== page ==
Recorded Future researchers hired both actors to conduct parallel campaigns promoting and attacking a fictitious company, and it ended up costing them $6,050 in total, which is terrifyingly cheap for both state and private clients. The UAE government outsources a lot of its disinformation operations for that reason; it’s cheaper than building local capacity, and it allows them to scale quickly in times of crisis. The downside of using such private contractors is that you get what you pay for. Once they are caught and traced by the platforms, their infrastructure and accounts are shut down, and their content is analyzed for identifying the disinformation campaign’s target, and subsequently their client.
Not all such providers cover their tracks adequately, with some of them using the same Facebook ad-buying accounts to pay for different campaigns across their network of pages, allowing researchers to shut down their entire network once one campaign is noticed. Once exposed, their clean-up efforts can also be sloppy, with one such company running a UAE campaign erasing their entire online presence once exposed, but Google still cached their information, including their address, at the Abu Dhabi government media hub TwentyFourFiftyFour.
It is worth noting that such networks get shut down only in foreign influence campaigns run by state actors because they are easier to identify. Disinformation campaigns against business competitors launched by private companies or contractors for corporate clients usually fly under the radar for social networks, with the client usually remaining anonymous and liability-free, while disinformation campaigns against environmental regulation laws, such as the one run by CTF’s network in the U.K. on behalf of corporate clients, are not illegal and are highly effective. However, the political unrest that plagued Egypt this past month marked a disturbing development and a harbinger of things to come, as a third group outside state actors and private providers has utilized those methods and tools effectively to destabilize the Egyptian state and economy: the transnational movements.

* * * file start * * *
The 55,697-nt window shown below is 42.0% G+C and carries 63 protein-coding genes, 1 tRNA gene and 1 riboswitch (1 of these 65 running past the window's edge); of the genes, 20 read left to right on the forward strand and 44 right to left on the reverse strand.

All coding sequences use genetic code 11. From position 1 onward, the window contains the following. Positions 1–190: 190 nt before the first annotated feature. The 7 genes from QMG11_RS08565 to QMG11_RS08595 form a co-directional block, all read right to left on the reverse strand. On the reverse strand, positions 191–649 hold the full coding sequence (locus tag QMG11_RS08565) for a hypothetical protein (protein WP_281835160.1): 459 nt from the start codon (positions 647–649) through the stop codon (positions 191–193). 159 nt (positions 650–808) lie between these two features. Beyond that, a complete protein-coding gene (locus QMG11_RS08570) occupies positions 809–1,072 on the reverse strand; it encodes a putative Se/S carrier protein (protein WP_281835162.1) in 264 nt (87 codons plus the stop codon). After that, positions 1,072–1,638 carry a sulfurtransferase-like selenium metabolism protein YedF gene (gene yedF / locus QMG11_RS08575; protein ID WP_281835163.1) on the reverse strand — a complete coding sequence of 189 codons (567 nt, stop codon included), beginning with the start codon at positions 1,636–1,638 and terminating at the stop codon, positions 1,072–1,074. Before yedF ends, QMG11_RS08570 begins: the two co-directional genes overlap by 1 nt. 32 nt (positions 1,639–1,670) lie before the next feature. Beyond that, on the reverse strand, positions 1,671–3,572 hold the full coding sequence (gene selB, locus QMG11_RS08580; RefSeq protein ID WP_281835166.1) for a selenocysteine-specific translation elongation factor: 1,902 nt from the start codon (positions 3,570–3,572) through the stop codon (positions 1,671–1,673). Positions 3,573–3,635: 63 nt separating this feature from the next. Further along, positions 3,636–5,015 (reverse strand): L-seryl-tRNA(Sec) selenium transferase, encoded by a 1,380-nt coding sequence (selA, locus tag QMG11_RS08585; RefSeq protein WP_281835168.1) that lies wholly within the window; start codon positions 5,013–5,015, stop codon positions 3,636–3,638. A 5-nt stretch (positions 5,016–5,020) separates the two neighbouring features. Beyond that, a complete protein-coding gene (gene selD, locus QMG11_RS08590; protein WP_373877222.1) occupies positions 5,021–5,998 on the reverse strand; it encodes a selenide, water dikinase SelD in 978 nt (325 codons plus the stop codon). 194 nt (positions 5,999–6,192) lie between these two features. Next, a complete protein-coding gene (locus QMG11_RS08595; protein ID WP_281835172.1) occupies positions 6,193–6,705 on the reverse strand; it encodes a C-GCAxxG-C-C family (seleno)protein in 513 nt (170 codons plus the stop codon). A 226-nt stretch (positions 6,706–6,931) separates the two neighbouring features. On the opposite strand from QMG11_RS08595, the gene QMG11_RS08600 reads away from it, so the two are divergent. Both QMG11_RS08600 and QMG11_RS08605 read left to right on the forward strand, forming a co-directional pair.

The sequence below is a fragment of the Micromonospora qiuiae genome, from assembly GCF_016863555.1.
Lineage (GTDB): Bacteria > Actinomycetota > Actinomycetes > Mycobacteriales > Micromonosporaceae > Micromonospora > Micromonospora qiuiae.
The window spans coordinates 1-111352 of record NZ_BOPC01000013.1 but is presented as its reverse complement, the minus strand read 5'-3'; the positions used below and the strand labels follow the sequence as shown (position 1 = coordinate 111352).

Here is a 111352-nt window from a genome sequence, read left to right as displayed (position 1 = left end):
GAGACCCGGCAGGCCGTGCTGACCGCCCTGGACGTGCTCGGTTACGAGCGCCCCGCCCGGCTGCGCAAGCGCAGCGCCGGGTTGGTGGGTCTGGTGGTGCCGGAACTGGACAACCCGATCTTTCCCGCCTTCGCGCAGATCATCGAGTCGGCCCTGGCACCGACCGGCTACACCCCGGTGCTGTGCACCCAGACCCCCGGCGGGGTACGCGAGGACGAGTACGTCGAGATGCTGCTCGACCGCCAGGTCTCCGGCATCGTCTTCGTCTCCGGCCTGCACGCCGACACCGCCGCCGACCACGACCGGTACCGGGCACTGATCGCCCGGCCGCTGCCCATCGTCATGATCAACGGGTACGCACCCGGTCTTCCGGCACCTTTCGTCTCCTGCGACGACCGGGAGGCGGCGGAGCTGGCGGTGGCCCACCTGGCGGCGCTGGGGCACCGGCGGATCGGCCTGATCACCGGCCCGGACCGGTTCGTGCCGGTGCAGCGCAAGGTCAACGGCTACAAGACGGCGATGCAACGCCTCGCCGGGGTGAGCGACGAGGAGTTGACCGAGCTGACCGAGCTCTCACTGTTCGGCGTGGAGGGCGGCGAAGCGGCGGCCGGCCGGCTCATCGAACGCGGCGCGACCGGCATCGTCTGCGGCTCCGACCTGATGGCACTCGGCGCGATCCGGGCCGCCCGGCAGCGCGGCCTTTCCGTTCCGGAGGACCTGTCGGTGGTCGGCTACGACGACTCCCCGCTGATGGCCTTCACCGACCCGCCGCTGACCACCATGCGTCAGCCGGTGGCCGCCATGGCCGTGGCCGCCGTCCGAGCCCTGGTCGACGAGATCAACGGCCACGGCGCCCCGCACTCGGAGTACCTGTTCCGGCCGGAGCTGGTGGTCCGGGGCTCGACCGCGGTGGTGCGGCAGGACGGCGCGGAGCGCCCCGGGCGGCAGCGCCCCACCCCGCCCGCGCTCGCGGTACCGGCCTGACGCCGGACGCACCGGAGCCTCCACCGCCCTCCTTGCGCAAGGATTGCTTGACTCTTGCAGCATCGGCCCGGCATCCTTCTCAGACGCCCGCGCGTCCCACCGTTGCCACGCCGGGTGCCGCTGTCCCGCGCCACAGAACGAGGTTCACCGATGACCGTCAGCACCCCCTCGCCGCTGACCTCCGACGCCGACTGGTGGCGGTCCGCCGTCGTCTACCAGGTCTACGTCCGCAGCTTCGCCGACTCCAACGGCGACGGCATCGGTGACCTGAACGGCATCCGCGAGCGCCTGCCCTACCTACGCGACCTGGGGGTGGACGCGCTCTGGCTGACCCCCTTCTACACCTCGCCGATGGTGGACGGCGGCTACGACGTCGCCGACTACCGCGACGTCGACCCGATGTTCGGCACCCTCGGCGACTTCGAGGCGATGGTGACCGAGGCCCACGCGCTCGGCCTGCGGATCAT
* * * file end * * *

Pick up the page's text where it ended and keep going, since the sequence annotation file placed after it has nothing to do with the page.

Enter the Transnational Movements
Transnational movements are a collectivity of groups with adherents in more than one country, cooperatively engaged in efforts to promote or resist change beyond the bounds of their nation, and committed to sustained contentious action for a common cause or a common constellation of causes, often against governments, international institutions, or private firms. The most prominent examples of such movements launching disinformation campaigns are the international white supremacist movements, as well as the Muslim Brotherhood and ISIS. However, such campaigns were historically launched for recruitment purposes for those fringe movements, and not as a method for targeting the destabilization of a state, which is what makes this development very worrisome. Ultimately, the objective of state-sponsored cyber troops is power, while the objective of private disinformation services providers is money. However, the objective of the disinformation campaign of this transitional movement was chaos, on a national level.
It all started on September 2, with a whistleblower video made by an Egyptian building contractor named Mohamed Aly, whose construction company subcontracted projects for the Egyptian military. Appearing from Spain where he escaped to, he detailed examples of government graft, corruption, and mismanagement of public funds to build military hotels and presidential palaces worth millions of dollars for Egyptian President Abdel Fatah el-Sisi’s family and friends. The video went viral, with millions of views and thousands of shares, prompting him to continue making videos with more examples of military financial corruption, which dominated the conversation all over Egypt for the entire week and sparked all kinds of outrage online against the Egyptian state, which fumbled its response to the videos, adding fuel to the fire.
The following week, Aly made a call for demonstrations on Friday, September 20, with the hashtag “EnoughSisi,” which reached more than one million tweets on Twitter in a few days. Facebook groups sprang up all over Facebook, with millions of followers calling for a revolution against the state, and were filled with other videos of “leaks” by men claiming to have inside sources that the military wants to remove Sisi from power and is awaiting massive public demonstrations on Friday to provide it with the political cover to remove him. The demonstrations were a modest success, with hundreds demonstrating all over Egypt.